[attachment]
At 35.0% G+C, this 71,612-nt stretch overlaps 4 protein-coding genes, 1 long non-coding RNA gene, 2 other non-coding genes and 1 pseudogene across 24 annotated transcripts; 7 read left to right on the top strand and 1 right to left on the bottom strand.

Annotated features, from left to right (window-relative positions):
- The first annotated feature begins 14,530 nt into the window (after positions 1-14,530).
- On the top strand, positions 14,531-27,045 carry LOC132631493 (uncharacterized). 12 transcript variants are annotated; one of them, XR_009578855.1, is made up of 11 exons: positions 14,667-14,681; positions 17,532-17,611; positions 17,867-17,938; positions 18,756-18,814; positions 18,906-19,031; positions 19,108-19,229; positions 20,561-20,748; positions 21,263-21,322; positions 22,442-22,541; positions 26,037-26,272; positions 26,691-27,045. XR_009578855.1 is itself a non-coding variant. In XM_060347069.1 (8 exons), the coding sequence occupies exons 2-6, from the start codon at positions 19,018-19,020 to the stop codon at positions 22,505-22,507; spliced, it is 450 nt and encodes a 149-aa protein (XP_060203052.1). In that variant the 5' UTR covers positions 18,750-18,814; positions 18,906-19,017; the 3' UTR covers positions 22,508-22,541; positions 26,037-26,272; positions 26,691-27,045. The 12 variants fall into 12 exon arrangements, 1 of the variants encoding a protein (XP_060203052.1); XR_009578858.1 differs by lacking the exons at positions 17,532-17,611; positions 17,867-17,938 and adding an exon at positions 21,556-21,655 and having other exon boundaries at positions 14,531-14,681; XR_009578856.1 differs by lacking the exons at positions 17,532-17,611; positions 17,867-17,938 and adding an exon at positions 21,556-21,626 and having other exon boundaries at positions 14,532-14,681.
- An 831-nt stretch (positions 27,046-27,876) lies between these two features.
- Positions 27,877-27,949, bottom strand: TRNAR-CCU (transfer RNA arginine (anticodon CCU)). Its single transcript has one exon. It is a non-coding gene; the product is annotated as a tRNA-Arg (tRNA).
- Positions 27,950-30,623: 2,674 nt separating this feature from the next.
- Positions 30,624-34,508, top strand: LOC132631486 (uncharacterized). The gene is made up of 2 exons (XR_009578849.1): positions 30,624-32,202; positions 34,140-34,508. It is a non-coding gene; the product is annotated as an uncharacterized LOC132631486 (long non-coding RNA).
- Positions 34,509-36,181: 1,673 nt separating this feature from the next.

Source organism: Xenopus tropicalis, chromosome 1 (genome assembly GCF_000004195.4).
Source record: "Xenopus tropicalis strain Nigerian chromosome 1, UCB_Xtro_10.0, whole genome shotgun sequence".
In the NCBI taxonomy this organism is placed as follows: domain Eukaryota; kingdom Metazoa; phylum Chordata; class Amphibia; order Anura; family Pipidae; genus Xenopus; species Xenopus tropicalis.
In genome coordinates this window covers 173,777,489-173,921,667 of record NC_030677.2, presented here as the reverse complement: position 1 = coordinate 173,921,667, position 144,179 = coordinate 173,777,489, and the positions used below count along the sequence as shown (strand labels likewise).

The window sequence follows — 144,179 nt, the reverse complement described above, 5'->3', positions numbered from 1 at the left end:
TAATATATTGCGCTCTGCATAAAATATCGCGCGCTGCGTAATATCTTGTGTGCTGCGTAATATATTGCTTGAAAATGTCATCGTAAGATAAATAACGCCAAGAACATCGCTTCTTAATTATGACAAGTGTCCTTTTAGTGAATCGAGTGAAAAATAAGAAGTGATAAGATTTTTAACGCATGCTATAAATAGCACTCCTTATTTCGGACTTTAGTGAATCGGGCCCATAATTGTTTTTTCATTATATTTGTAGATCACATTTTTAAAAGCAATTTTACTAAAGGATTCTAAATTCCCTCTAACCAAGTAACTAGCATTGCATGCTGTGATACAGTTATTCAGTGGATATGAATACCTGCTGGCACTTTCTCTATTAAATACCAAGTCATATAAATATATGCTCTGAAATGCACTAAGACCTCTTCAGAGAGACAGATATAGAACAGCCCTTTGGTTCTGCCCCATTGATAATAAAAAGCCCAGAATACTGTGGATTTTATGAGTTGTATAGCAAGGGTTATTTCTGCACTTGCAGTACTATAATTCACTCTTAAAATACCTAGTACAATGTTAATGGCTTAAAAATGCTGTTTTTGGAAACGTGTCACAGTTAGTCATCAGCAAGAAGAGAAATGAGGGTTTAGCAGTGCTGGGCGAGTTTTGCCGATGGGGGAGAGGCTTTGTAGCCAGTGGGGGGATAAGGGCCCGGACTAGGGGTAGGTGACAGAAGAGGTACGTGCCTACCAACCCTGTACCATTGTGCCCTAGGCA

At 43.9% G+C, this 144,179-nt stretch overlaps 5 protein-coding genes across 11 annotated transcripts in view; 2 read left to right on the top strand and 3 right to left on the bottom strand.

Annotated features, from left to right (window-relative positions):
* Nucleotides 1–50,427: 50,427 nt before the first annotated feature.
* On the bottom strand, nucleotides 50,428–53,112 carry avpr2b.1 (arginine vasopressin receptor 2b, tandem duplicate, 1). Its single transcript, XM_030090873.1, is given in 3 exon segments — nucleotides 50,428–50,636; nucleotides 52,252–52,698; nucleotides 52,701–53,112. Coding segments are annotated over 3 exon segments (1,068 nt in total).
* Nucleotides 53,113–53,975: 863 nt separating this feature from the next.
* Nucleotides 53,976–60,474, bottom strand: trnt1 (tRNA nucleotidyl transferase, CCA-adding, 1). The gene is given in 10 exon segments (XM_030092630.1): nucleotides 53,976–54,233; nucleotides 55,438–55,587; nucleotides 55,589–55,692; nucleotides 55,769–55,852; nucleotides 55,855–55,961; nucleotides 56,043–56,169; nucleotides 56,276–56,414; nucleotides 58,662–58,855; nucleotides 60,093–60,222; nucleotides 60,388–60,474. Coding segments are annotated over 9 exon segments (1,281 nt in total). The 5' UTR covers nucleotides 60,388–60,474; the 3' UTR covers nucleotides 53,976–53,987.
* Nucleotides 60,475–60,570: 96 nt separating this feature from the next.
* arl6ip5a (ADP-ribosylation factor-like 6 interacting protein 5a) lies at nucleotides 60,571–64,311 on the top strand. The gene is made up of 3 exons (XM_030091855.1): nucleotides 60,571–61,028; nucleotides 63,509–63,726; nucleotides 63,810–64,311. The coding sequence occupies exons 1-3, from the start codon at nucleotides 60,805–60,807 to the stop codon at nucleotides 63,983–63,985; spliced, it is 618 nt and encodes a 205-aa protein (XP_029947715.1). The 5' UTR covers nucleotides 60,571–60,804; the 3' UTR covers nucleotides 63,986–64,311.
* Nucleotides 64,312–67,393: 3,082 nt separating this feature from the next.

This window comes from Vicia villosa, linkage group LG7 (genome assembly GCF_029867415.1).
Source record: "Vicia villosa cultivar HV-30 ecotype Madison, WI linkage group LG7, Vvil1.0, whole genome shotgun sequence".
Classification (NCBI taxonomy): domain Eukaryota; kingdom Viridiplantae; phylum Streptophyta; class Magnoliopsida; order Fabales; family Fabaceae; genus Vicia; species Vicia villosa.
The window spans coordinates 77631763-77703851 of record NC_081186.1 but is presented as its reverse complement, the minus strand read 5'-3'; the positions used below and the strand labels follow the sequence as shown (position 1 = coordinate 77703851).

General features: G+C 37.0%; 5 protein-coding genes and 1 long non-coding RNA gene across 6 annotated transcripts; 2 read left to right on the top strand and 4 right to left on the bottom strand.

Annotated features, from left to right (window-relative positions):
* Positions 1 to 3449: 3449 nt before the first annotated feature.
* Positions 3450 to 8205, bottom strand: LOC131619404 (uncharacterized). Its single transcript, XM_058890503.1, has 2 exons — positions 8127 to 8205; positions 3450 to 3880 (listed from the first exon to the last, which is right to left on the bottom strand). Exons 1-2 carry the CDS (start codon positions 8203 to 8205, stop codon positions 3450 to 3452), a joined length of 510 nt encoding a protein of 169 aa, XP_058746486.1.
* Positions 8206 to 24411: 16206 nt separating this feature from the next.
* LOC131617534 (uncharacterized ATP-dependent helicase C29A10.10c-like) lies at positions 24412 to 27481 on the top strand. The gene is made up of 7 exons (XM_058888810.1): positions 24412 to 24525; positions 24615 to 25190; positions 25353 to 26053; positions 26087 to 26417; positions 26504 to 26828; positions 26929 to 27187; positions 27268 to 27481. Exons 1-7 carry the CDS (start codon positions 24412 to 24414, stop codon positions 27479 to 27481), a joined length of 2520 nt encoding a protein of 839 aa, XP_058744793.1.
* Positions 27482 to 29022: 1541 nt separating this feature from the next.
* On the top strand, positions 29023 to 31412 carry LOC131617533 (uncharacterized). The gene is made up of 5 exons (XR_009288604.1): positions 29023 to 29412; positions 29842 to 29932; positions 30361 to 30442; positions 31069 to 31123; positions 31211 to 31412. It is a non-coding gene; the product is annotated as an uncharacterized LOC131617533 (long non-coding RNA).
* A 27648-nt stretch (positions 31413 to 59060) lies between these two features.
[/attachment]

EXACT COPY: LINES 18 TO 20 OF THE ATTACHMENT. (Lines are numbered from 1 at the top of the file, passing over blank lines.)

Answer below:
* Nucleotides 1–50,427: 50,427 nt before the first annotated feature.
* On the bottom strand, nucleotides 50,428–53,112 carry avpr2b.1 (arginine vasopressin receptor 2b, tandem duplicate, 1). Its single transcript, XM_030090873.1, is given in 3 exon segments — nucleotides 50,428–50,636; nucleotides 52,252–52,698; nucleotides 52,701–53,112. Coding segments are annotated over 3 exon segments (1,068 nt in total).
* Nucleotides 53,113–53,975: 863 nt separating this feature from the next.